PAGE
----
What is the value of human life?
How does our society appraise personal endeavour, imagination and creativity when the priority of doctors and medical staff in hospitals is the preservation of life? Governments and penal systems assess prisoners as having little to contribute to community, some electing to terminate the lives of ‘serious offenders’ through capital punishment. Why is it acceptable for governments to execute people, while murder is illegal?
The exhibition “Dipping in the Kool Aid” relates to aspects of prisons and the incarceration system, and opened at Tony Raka Art Gallery, Ubud 4th of March. It features the artworks of prisoners, artworks produced from workshops given by contemporary artists in Bali prisons, and independently produced works by some of the invited established and emerging Indonesian and Australian artists.
The works selected from a range of workshops, predominantly in the Klungkung Jail, East Bali, and the Bangli Jail, include installations, paintings, drawings and photographs, along with a painting by a member of the controversial Bali Nine inmates, Renae Lawrence.
“A function of prisons practically everywhere in the world ensures inmates are social outsiders, largely invisible to most citizens,” said Australian artist Mary Lou Pavlovic who organised and curated the exhibition. “Our central concern is to bring aspects of prison life to public view.”
The idea of the exhibition emerged from an art program Pavlovic helped establish with inmates at the Bangli Jail, Central Bali soon after the second round of prisoner executions were ordered by the President of the Republic of Indonesia Joko Widodo in 2015. “Our aim is to cherish and preserve life, the driving motivator for this entire project.”
In April 2017 Pavlovic’s proposal written in response to the open call Apex Franchise Exhibition, sponsored by the apexart Gallery New York, offering funded exhibition opportunities, won. More than two hundred international art expert jurors had voted for her proposal to curate an exhibition in Bali about artists and prisoners collaborations arising from prison workshops. A non-profit arts organisation based in Lower Manhattan, apexart is funded in part by the Andy Warhol Foundation, and offers opportunities to independent curators and emerging and established artists, and challenges ideas about art, its practice, and its curation.
Highlights of “Dipping in the Kool Aid”, in which the cell formation is a theme of the exhibition’s presentation to emphasise the living space – life behind bars within a prison cell, include, the tiny, delicate folded paper birds “Terapi Origami/Orizuru” by Ridwan Fatkhurodin a.k.a. Kriyip on display, yet also given as symbolic gifts to attendees during the opening ceremony, Kenyut Djunaidi’s collaborative etched mirror self-portraits “Kamu Adalah Aku, (You are Me)” and Australian Rodney Glick’s humorously militarised carved wooden icon “Pixel Buddha”. Elizabeth Gower’s “365 Rotations” adds an ethereal element to the show. Multiple circular collages Gower and inmates forged from discarded packaging and advertising material form a constellation of wonderful geometric patterns.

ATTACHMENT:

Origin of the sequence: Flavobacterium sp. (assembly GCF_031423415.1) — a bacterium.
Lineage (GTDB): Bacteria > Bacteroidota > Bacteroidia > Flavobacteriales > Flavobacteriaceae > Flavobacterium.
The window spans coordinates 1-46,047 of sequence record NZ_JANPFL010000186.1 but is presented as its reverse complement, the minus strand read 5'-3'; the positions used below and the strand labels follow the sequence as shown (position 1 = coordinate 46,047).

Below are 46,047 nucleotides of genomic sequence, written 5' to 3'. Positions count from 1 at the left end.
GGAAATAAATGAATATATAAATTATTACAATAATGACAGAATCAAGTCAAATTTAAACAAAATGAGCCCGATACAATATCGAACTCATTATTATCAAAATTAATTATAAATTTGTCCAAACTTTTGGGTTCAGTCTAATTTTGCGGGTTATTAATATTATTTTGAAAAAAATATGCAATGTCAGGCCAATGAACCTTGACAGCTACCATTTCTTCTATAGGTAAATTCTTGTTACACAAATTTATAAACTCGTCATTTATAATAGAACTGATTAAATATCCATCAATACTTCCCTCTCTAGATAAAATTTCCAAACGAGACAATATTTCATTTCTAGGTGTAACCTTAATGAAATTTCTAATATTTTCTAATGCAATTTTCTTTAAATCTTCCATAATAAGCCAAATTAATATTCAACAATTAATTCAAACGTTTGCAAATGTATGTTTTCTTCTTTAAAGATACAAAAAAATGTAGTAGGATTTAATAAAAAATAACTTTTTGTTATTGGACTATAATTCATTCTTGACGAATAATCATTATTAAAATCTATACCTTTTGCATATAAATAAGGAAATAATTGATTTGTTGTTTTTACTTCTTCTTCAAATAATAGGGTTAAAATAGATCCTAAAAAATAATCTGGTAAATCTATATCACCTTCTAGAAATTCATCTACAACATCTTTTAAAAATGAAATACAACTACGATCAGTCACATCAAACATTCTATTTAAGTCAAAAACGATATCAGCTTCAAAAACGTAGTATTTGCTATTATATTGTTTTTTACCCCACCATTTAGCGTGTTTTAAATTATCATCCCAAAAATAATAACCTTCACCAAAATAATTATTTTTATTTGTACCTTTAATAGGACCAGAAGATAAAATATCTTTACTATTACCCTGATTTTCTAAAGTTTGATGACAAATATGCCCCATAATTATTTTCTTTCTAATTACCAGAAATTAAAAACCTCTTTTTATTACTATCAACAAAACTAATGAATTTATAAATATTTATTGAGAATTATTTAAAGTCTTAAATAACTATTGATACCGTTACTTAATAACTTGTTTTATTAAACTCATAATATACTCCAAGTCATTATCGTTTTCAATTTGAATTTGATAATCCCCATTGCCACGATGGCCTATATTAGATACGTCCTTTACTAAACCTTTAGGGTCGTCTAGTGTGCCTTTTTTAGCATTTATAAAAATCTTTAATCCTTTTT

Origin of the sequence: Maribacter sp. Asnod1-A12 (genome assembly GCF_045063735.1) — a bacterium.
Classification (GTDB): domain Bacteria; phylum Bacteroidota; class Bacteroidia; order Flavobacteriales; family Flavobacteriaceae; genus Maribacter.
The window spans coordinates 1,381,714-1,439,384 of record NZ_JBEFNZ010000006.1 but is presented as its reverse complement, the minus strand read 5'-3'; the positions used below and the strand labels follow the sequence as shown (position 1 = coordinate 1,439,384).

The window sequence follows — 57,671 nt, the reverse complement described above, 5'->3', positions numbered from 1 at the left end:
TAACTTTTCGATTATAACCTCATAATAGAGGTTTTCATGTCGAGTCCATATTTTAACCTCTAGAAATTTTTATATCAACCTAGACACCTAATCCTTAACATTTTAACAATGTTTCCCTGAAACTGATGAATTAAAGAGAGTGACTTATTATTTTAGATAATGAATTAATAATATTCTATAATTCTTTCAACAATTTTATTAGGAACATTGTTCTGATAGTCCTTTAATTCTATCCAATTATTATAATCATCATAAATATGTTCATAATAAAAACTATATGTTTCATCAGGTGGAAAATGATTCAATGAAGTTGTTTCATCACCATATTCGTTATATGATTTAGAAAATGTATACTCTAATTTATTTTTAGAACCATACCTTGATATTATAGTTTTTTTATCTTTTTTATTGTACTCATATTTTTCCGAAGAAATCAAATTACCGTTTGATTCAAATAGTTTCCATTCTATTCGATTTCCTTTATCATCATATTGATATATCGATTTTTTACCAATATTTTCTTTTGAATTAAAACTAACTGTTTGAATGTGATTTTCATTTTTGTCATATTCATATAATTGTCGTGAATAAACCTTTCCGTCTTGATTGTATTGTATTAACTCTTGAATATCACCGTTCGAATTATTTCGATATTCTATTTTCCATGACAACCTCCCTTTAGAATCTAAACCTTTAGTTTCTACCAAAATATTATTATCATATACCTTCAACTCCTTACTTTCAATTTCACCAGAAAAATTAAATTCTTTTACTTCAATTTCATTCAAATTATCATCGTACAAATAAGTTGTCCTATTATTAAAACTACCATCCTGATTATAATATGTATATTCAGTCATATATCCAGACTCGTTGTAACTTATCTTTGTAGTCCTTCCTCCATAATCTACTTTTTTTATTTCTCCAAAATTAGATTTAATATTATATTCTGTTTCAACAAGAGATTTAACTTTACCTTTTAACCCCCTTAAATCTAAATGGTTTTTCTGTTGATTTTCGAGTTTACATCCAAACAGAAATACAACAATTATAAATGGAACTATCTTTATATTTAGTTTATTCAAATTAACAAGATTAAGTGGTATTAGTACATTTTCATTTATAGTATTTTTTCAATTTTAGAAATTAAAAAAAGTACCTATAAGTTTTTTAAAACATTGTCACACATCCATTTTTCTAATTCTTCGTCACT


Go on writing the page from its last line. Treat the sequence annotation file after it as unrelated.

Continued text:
Popular Indonesian artist Angki Purbandono presents an installation of photographs “Out of the Box” revealing his experience of ‘doing time’. Incarcerated for one year in Yogyakarta during 2013 for smoking marijuana, refusing to accept his imprisonment, Angki declared instead that he was undertaking an artist’s residency, and taught a guard how to take photographs. He also established the Prison Art Programs, a group of inmates and ex-inmates who exhibit art inside and outside the jail; some members are included here.
Three meters by three and a half meters wide, luminescent and sparkling with life “Suspended Sentiments”, features over 1,700 individual cells with flowers, leaves, nuts, berries, butterflies, bugs and Christmas decorations embedded within epoxy resin. Pavlovic’s wall installation, the outcome of workshops for women in Klungkung and Bangli Jails is beguiling in beauty and simplicity, yet rich in emotion.
“Physical power is defeated by wisdom,” said renowned Balinese painter Agung Mangu Putra of his composition, “Forgiveness 2”. Inspired by an iconic image, originally popularised by Indonesia’s founding father, President Sukarno, who was photographed bowing to his mother, the state symbolically begs the pardon of not only a mother, but of a citizen, instead of the usual power dynamic in which citizens bow before the state. Mangu Putra’s painting reveals a state official – a soldier – bowing and begging forgiveness from his mother, who has taken away his gun.
“American jail slang for entering uninvited into a conversation, the phrase “Dipping in the Kool Aid” pays tribute to the discreet Javanese tradition of Pasemon,” Pavlovic said. Reflecting on Indonesia’s revolutionary era of political art that began under the authoritarian President Suharto’s New Order regime (1966-1998), artists and journalists used an indirect form of satire to criticise the government. Pasemon is elegant because it touches the conscience,” she continued. “Correcting without embarrassing authority.”
“Values expressed in this exhibition contrast with aspects of the government’s treatment of prisoners recently in Indonesia. Pasemon has created a space for us in which our political positions are clarified without scratching the wound.”
“Dipping in the Kool Aid”
Open to the public daily 10am – 5pm
4 – 31 March 2018
Tony Raka Art Gallery
Address : Jl.Raya Mas No.86 Mas, Ubud, Bali